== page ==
Wayve raises $1B to take its Tesla-like technology for self-driving to many carmakers

Image credits: Alex Kendall CEO, Wayve

Wayve, a UK-born startup developing a self-learning rather than rules-based system for autonomous driving, has closed $1.05 billion in Series C funding led by SoftBank Group. It is the largest AI fundraiser ever in the UK and is among the top 20 AI fundraisers in the world to date.

Nvidia and existing investor Microsoft also participated in the raise. Among Waye’s early investors was Yann LeCun, Meta’s head of AI.

Wayve, founded in Cambridge in 2017, raised $200 million in a Series B round in January 2022 led by Eclipse Ventures.

The company plans to use this new capital infusion to develop its product for “eye-assisted” and “yes” fully automated driving and other AI-assisted automotive applications. It plans to expand its operations globally.

San Francisco has become known as the epicenter of autonomous driving deployment, with Alphabet-owned Waymo and GM-owned Cruise both operating services in the city. In contrast, Wayve’s “end-to-end” autonomous driving system began life on the back streets of Cambridge on an electric Renault Twizy.

Since then, it has trained its model on delivery vehicles for companies like British grocery delivery company Ocado, which invested $13.6 million in the startup.

Wayve’s approach to autonomous driving is similar to Tesla’s, but Wayve plans to sell its autonomous driving model to various automakers. The implication, of course, is that Wayve will collect a lot more training data on which to improve its model, because Tesla has to rely on someone buying its brand of car. The company, however, is yet to announce any such automotive partners.

Wayve calls its hardware-agnostic mapless product “embedded AI” and plans to distribute its platform not only to automakers, but also to robotics companies serving manufacturers of all kinds, allowing the platform to learn of human behavior in a wide variety of areas. real-world environments. The company’s research into multimodal and generative models, known as LINGO and GAIA, will offer “language-aware interfaces, personalized driving styles and co-driving,” the company promises.

Wayve co-founder and CEO Alex Kendall told TechCrunch: “Seven years ago we started the company to build embodied AI. We’ve been headlong into building technology… What happened last year was that everything really started to work.

He said the key moment was the auto industry’s “step change” toward cameras surrounding new cars, from which Wayve can extract data for its autonomous platform: “Now their production vehicles are coming out with GPUs, surrounding cameras, radars and Of course, the appetite to now integrate AI and enable an accelerated transition from assisted driving to automated driving. This fundraising is therefore a validation of our technological approach, and gives us the capital necessary to transform this technology into a product and bring this product to the market.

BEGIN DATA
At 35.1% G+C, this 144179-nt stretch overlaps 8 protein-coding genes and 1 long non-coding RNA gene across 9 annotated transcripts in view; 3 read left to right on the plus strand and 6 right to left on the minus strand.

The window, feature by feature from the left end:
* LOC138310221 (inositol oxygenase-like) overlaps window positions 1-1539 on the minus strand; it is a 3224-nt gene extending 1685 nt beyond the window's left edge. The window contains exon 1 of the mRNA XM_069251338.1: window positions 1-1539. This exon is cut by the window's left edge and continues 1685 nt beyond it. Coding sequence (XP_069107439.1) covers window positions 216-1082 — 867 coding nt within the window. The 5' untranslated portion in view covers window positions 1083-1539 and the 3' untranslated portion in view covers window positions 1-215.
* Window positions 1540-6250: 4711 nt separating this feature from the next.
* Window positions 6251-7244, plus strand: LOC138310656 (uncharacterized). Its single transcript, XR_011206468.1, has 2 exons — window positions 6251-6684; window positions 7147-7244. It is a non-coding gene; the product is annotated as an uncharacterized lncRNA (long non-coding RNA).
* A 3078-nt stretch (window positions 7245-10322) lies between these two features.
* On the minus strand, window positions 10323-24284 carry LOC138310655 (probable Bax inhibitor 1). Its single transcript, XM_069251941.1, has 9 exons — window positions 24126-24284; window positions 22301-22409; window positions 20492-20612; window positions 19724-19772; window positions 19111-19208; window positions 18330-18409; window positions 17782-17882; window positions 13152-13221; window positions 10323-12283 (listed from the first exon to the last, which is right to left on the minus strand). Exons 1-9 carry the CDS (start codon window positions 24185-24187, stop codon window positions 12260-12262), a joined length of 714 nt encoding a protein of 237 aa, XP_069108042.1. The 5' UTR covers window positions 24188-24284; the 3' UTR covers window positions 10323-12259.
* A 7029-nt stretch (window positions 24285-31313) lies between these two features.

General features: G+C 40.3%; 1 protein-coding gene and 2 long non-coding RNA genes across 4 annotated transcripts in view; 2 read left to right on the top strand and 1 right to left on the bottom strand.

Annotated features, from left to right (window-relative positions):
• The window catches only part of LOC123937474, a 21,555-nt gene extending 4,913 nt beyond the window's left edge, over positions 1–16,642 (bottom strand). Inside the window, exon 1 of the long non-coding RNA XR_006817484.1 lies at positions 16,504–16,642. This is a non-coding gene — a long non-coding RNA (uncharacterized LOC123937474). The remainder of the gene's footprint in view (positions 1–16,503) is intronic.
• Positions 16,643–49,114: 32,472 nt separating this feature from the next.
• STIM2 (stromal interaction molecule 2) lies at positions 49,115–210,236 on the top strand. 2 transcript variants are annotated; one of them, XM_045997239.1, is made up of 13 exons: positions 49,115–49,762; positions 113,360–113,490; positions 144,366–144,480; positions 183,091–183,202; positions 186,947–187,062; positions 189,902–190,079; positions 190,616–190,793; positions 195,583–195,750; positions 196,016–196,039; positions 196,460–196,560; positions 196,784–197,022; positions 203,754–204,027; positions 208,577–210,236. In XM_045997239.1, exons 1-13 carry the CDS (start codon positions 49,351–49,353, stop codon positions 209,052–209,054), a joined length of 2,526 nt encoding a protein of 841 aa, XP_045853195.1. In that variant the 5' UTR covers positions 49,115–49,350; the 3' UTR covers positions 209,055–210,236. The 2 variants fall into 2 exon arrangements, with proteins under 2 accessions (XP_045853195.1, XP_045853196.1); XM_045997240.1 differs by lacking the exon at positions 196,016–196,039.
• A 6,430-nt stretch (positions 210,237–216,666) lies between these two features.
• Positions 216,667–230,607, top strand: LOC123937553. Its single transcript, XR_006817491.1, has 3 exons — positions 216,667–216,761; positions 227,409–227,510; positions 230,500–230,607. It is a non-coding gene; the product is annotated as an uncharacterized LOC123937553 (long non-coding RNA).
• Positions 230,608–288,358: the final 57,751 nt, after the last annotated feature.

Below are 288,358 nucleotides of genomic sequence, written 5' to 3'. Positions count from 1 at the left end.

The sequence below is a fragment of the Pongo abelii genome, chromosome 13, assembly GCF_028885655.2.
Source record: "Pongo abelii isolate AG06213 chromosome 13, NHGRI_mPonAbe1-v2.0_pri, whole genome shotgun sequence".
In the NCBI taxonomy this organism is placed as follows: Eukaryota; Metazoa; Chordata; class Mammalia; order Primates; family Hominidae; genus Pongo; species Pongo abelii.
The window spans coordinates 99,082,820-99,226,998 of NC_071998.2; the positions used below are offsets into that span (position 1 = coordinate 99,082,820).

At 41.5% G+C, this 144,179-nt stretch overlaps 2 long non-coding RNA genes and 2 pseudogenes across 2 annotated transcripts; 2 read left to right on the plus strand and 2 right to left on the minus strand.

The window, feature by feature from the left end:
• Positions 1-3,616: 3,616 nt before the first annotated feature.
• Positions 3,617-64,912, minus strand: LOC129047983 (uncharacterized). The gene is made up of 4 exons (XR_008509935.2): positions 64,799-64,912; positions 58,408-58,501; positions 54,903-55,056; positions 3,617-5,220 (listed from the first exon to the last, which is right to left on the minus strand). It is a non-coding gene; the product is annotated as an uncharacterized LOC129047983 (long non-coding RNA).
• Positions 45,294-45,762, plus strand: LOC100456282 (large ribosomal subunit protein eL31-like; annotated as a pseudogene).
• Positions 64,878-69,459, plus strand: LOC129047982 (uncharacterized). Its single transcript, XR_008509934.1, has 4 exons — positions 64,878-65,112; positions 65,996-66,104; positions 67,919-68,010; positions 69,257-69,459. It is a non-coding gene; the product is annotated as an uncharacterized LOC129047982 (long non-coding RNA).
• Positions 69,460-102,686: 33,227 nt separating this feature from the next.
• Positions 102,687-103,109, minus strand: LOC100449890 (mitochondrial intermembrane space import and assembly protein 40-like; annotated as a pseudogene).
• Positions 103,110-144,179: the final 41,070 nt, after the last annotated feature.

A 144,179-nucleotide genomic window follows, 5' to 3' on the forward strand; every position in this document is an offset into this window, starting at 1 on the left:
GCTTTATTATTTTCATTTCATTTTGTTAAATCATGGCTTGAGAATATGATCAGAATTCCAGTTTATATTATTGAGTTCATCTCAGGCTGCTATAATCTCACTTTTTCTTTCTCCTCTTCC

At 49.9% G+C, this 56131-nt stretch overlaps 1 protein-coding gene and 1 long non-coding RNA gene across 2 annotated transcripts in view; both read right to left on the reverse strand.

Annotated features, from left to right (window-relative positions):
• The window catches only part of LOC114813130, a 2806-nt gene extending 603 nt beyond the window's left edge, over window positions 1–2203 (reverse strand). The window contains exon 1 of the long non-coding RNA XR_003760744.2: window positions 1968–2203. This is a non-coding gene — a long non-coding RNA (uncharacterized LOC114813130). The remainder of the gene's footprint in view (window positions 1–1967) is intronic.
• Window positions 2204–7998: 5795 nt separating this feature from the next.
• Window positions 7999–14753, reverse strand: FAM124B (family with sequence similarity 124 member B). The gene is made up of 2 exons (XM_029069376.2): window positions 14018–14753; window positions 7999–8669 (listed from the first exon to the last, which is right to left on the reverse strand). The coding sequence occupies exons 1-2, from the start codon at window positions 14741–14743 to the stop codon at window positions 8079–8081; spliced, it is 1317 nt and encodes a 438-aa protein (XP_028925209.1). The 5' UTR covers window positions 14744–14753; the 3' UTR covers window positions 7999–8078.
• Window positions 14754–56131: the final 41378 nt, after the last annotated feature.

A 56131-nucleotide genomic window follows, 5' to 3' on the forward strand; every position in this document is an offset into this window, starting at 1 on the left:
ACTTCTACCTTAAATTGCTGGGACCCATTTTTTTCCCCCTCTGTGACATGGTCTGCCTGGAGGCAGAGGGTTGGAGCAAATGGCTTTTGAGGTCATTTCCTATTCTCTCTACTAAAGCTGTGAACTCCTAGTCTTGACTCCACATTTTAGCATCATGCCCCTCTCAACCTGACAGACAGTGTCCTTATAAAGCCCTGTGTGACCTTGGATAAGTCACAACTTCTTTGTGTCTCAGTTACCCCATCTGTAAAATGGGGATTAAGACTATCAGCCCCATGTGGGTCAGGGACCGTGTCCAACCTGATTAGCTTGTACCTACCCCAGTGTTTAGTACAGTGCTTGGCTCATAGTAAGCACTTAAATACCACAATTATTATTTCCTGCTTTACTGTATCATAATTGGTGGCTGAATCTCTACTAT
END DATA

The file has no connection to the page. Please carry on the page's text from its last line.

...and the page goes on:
He added that Wayve also has big plans in robotics.

“Very soon, you’ll be able to buy a new car, and it will feature Wayve’s AI… That will then enable all kinds of embodied AI, not just cars, but other forms of robotics. I think the ultimate thing we want to achieve here is to go way beyond what AI is today with language models and chatbots. But to actually enable a future where we can trust intelligent machines that we can delegate tasks to, and of course they can improve our lives and autonomous driving will be the first example of that.

In a move that demonstrates the importance of the fundraiser more widely to the UK, Prime Minister Rishi Sunak issued a statement of support, saying: “From the first light bulb or the World Wide Web, to the hen AI and self-driving cars, the UK is proud to be at the forefront of some of the biggest technological advances in history.

“I am incredibly proud that the UK is home to pioneers like Wayve, who are innovating by developing the next generation of AI models for self-driving cars. “For a local UK company to have secured the largest ever investment in a UK AI company is testament to our leadership in this sector and that our plan for the economy is working,” he said.

“We are working hard to create the economic conditions for businesses to grow and prosper in the UK. We already have the third highest number of AI companies and private investment in AI in the world, and this announcement anchors the UK’s position as an AI country. superpower,” he added.

Also in a statement, Kentaro Matsui, managing partner at SoftBank Investment Advisers and Wayve board member, said: “AI is revolutionizing mobility…The potential of this type of technology is transformative; this could eliminate 99% of road accidents. SoftBank Group is excited to be at the forefront of this effort with Wayve, as advanced intelligence redefines mobility and connectivity, contributing to a more convenient and secure society.

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Sara Adm

Aimant les mots, Sara Smith a commencé à écrire dès son plus jeune âge. En tant qu'éditeur en chef de son journal scolaire, il met en valeur ses compétences en racontant des récits impactants. Smith a ensuite étudié le journalisme à l'université Columbia, où il est diplômé en tête de sa classe. Après avoir étudié au New York Times, Sara décroche un poste de journaliste de nouvelles. Depuis dix ans, il a couvert des événements majeurs tels que les élections présidentielles et les catastrophes naturelles. Il a été acclamé pour sa capacité à créer des récits captivants qui capturent l'expérience humaine.
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